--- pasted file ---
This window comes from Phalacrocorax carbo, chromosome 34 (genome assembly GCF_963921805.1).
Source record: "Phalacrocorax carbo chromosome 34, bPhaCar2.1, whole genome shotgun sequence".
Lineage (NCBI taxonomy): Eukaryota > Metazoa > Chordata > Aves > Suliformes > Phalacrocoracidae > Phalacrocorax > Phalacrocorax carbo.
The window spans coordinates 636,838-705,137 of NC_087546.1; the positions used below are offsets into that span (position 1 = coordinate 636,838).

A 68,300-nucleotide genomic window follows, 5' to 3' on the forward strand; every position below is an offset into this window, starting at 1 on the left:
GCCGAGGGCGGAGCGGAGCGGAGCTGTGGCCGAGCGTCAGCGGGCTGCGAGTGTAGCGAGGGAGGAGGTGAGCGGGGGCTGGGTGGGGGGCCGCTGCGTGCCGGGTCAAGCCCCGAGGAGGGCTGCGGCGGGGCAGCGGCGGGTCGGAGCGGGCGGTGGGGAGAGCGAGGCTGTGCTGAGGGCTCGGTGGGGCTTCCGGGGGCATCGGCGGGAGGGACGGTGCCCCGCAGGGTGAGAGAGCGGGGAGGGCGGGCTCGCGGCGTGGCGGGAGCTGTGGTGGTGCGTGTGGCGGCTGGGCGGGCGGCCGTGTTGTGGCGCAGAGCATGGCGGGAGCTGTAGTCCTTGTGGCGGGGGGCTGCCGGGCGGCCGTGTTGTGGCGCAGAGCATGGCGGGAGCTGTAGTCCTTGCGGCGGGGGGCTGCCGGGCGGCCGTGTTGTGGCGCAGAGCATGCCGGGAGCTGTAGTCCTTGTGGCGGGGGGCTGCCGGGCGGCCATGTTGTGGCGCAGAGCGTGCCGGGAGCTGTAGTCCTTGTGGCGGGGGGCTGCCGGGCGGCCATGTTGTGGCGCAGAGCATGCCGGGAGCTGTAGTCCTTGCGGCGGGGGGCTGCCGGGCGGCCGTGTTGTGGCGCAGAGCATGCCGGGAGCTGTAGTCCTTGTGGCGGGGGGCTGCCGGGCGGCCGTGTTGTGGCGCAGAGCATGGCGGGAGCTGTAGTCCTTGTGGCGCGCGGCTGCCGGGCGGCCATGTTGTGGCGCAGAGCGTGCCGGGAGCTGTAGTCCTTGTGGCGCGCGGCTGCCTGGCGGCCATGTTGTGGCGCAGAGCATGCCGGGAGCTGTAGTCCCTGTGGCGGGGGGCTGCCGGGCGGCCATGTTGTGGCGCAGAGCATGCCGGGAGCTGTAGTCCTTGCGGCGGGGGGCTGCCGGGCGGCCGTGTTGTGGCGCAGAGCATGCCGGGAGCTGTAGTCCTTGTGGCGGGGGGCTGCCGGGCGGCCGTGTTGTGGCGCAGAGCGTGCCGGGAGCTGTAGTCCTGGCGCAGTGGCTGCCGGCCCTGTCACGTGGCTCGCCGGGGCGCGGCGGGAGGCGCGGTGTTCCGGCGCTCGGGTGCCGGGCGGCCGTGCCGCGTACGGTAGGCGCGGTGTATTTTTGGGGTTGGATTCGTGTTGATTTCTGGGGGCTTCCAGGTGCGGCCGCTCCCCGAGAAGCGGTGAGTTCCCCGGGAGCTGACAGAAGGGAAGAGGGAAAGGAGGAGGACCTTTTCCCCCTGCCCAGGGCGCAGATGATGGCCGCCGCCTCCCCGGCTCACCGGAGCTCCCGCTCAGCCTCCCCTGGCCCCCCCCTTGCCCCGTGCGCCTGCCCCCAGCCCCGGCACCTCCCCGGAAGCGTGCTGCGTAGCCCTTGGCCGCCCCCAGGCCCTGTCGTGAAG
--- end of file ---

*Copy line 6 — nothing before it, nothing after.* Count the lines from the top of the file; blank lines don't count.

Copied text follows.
GCCGAGGGCGGAGCGGAGCGGAGCTGTGGCCGAGCGTCAGCGGGCTGCGAGTGTAGCGAGGGAGGAGGTGAGCGGGGGCTGGGTGGGGGGCCGCTGCGTGCCGGGTCAAGCCCCGAGGAGGGCTGCGGCGGGGCAGCGGCGGGTCGGAGCGGGCGGTGGGGAGAGCGAGGCTGTGCTGAGGGCTCGGTGGGGCTTCCGGGGGCATCGGCGGGAGGGACGGTGCCCCGCAGGGTGAGAGAGCGGGGAGGGCGGGCTCGCGGCGTGGCGGGAGCTGTGGTGGTGCGTGTGGCGGCTGGGCGGGCGGCCGTGTTGTGGCGCAGAGCATGGCGGGAGCTGTAGTCCTTGTGGCGGGGGGCTGCCGGGCGGCCGTGTTGTGGCGCAGAGCATGGCGGGAGCTGTAGTCCTTGCGGCGGGGGGCTGCCGGGCGGCCGTGTTGTGGCGCAGAGCATGCCGGGAGCTGTAGTCCTTGTGGCGGGGGGCTGCCGGGCGGCCATGTTGTGGCGCAGAGCGTGCCGGGAGCTGTAGTCCTTGTGGCGGGGGGCTGCCGGGCGGCCATGTTGTGGCGCAGAGCATGCCGGGAGCTGTAGTCCTTGCGGCGGGGGGCTGCCGGGCGGCCGTGTTGTGGCGCAGAGCATGCCGGGAGCTGTAGTCCTTGTGGCGGGGGGCTGCCGGGCGGCCGTGTTGTGGCGCAGAGCATGGCGGGAGCTGTAGTCCTTGTGGCGCGCGGCTGCCGGGCGGCCATGTTGTGGCGCAGAGCGTGCCGGGAGCTGTAGTCCTTGTGGCGCGCGGCTGCCTGGCGGCCATGTTGTGGCGCAGAGCATGCCGGGAGCTGTAGTCCCTGTGGCGGGGGGCTGCCGGGCGGCCATGTTGTGGCGCAGAGCATGCCGGGAGCTGTAGTCCTTGCGGCGGGGGGCTGCCGGGCGGCCGTGTTGTGGCGCAGAGCATGCCGGGAGCTGTAGTCCTTGTGGCGGGGGGCTGCCGGGCGGCCGTGTTGTGGCGCAGAGCGTGCCGGGAGCTGTAGTCCTGGCGCAGTGGCTGCCGGCCCTGTCACGTGGCTCGCCGGGGCGCGGCGGGAGGCGCGGTGTTCCGGCGCTCGGGTGCCGGGCGGCCGTGCCGCGTACGGTAGGCGCGGTGTATTTTTGGGGTTGGATTCGTGTTGATTTCTGGGGGCTTCCAGGTGCGGCCGCTCCCCGAGAAGCGGTGAGTTCCCCGGGAGCTGACAGAAGGGAAGAGGGAAAGGAGGAGGACCTTTTCCCCCTGCCCAGGGCGCAGATGATGGCCGCCGCCTCCCCGGCTCACCGGAGCTCCCGCTCAGCCTCCCCTGGCCCCCCCCTTGCCCCGTGCGCCTGCCCCCAGCCCCGGCACCTCCCCGGAAGCGTGCTGCGTAGCCCTTGGCCGCCCCCAGGCCCTGTCGTGAAG